Ahmed Orabi

Ahmed Orabi
Source: Wikipedia
Ahmed Orabi (April 1, 1841 - September 21, 1911), (Arabic: أحمد عرابي‎); also known as Orabi Pasha, was an Egyptian army officer and later an army general who revolted against the khedive and European domination of Egypt in 1879 in what has become known as the Urabi Revolt. He was the first Egyptian national political and military leader to rise from the Fellahin.

Quotes
لقد خلقنا الله أحرارًا، ولم يخلقنا تراثًا أو عقارًا؛ فوالله الذي لا إله إلا هو، لا نُورَّث، ولا نُستعبَد بعد اليوم.
How can you enslave people when their mothers bore them free.

Early life
He was born in 1841 in the village of Hreyya Razna near Zagazig in the Sharqia Governorate, approximately 80 kilometres to the north of Cairo. Orabi was the son of a village leader and one of the wealthier members of the community, which allowed him to get a decent education. After completing elementary education in his home village, he enrolled at Al-Azhar University, to complete his schooling in 1849. He entered the army and moved up quickly through the ranks of the army, reaching Lieutenant Colonel by age 20. The modern education and military service of Urabi, an Egyptian Fellah, would not be possible without the modernizing reforms of Ismail Pasha, which abolished the exclusive access to the Khedivate's military ranks held by a minority caste of Turkish, Balkan and Circassian extractions, and conscripted soldiers and recruited students throughout Egypt regardless of class and ethnic backgrounds in order to form a "modern" and "national" Egyptian military and bureaucratic elite class.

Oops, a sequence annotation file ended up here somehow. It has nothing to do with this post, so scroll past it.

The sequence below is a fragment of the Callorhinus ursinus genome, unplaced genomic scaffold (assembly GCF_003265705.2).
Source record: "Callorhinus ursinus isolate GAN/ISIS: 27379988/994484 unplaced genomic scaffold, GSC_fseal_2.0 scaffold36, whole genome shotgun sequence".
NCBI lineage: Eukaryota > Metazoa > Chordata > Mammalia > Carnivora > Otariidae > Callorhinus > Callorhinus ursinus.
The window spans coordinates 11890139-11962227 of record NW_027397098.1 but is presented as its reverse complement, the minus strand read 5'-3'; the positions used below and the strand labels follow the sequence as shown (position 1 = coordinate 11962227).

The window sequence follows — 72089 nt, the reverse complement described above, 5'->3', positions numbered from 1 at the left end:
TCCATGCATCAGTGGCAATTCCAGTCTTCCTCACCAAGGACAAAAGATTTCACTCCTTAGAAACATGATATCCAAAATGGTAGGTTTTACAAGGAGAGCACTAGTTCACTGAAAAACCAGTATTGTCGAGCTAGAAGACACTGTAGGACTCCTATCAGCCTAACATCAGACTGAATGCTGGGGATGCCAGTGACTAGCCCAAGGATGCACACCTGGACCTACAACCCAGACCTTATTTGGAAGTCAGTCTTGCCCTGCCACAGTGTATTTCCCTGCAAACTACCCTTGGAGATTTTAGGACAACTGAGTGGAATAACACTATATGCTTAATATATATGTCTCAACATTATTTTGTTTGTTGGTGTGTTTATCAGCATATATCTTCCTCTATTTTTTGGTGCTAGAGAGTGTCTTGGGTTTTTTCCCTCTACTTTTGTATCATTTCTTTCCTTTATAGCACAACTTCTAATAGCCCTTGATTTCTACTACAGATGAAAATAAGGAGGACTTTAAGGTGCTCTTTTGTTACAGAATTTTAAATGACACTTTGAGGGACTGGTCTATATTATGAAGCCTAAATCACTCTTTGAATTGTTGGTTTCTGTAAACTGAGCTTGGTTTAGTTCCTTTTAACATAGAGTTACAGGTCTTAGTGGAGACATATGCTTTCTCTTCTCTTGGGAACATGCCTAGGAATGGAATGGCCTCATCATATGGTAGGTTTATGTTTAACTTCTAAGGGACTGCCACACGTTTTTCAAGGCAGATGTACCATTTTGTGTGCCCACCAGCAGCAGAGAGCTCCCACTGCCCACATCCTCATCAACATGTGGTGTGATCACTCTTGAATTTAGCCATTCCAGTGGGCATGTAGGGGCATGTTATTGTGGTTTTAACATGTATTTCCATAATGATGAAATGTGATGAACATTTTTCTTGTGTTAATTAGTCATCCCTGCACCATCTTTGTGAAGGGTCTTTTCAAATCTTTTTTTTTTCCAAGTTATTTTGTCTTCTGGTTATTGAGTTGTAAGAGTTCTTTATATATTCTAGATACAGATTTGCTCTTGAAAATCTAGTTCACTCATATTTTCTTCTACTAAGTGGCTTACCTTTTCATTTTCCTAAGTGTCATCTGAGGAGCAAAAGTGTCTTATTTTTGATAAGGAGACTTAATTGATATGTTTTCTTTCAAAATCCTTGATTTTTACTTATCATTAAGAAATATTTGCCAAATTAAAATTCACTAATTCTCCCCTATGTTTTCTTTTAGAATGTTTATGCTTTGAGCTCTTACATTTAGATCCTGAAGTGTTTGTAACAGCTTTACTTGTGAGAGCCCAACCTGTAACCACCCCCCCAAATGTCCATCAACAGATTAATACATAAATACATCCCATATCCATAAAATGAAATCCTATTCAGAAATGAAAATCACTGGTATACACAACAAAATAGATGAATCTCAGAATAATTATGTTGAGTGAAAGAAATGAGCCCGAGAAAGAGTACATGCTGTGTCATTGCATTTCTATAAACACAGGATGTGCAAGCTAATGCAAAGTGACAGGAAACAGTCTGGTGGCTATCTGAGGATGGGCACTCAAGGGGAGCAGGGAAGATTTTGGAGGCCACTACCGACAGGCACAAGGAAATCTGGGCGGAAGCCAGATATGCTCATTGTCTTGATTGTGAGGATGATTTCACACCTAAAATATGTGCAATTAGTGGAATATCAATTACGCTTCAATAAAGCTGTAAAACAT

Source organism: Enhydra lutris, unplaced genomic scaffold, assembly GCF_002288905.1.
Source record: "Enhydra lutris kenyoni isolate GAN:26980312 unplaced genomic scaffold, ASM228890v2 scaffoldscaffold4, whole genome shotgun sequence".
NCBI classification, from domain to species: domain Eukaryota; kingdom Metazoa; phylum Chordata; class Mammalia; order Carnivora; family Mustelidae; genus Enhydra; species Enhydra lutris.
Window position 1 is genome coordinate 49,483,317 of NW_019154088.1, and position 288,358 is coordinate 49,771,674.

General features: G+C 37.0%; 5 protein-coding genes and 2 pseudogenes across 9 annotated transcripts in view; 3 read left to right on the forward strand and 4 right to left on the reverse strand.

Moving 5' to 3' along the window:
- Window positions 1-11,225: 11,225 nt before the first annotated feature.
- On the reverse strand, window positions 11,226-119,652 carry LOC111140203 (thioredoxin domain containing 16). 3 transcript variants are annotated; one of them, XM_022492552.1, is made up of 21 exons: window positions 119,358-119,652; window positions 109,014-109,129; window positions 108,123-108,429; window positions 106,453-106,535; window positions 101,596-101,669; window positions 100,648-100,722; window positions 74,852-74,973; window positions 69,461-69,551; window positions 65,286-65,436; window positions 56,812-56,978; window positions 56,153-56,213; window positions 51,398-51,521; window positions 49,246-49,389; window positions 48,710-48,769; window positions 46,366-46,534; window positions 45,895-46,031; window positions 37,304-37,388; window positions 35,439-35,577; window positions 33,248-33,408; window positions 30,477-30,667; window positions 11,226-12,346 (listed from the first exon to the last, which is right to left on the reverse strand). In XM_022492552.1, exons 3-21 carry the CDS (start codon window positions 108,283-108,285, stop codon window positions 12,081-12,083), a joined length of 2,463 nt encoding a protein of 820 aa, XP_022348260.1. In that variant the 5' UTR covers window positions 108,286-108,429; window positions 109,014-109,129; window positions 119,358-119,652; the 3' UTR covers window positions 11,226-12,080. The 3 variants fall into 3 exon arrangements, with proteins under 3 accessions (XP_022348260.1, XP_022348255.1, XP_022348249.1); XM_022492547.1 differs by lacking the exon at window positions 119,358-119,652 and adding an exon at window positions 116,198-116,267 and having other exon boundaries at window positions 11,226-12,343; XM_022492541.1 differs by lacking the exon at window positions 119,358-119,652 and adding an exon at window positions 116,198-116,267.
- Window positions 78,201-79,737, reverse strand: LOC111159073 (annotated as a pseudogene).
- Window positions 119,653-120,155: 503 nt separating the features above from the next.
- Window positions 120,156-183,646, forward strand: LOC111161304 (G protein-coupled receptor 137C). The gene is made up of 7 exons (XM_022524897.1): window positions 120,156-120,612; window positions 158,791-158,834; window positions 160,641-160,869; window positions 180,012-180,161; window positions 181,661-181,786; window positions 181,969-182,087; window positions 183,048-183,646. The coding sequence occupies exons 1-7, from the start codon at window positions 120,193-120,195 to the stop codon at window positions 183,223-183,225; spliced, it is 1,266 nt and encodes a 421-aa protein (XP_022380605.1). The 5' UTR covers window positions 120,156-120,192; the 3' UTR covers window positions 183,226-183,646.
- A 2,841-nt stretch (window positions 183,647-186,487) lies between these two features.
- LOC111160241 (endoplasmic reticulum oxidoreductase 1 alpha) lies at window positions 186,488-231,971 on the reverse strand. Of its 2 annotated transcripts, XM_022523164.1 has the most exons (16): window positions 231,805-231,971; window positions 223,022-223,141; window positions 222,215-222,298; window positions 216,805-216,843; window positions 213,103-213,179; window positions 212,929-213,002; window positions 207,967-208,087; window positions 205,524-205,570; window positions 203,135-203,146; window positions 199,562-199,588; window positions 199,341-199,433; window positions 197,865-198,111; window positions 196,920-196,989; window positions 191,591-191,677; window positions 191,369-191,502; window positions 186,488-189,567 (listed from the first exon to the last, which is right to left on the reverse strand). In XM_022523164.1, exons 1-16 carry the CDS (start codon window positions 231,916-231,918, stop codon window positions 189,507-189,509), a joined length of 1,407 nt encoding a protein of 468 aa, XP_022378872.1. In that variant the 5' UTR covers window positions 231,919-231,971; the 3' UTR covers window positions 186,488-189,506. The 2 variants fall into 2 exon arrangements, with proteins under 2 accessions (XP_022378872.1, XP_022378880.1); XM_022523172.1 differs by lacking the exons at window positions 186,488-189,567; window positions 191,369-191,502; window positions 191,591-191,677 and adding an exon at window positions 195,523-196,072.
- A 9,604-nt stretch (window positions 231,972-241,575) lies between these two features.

Protest against Khedive
He was a galvanizing speaker. Because of his native peasant origins he was at the time, and is still often today, viewed as an authentic voice of the Egyptian people. Indeed, he was known by his followers as 'El Wahid' (the Only One) and when the British poet and explorer Wilfrid Scawen Blunt went to meet him, he found the entrance of Urabi's house was blocked with supplicants. When Khedive Tawfiq issued a new law preventing peasants from becoming officers, Urabi led the group protesting the preference shown to Turkish officers. He and his followers, who included most of the army, were successful and the law was repealed. In 1879 they formed the Egyptian Nationalist party.

He and his allies in the army joined with the reformers, and with the support of the peasants launched a broader effort to try to wrest Egypt from foreign control, and also to end the absolutist regime of the Khedive, who was himself subject to Anglo-French control under the rules of the Caisse de la Dette Publique. The revolt spread to express resentment of the undue influence of foreigners, including the Turko-Circassian aristocracy.

Parliament planning
He was first promoted to Bey, then made under-secretary of war, and ultimately a member of the cabinet. Plans were begun to create a parliamentary assembly. During the last months of the revolt (July to September 1882), it was claimed that Urabi held the office of prime minister. Feeling threatened, Khedive Tawfiq called on the sultan to quell the revolt, but the Sublime Porte hesitated.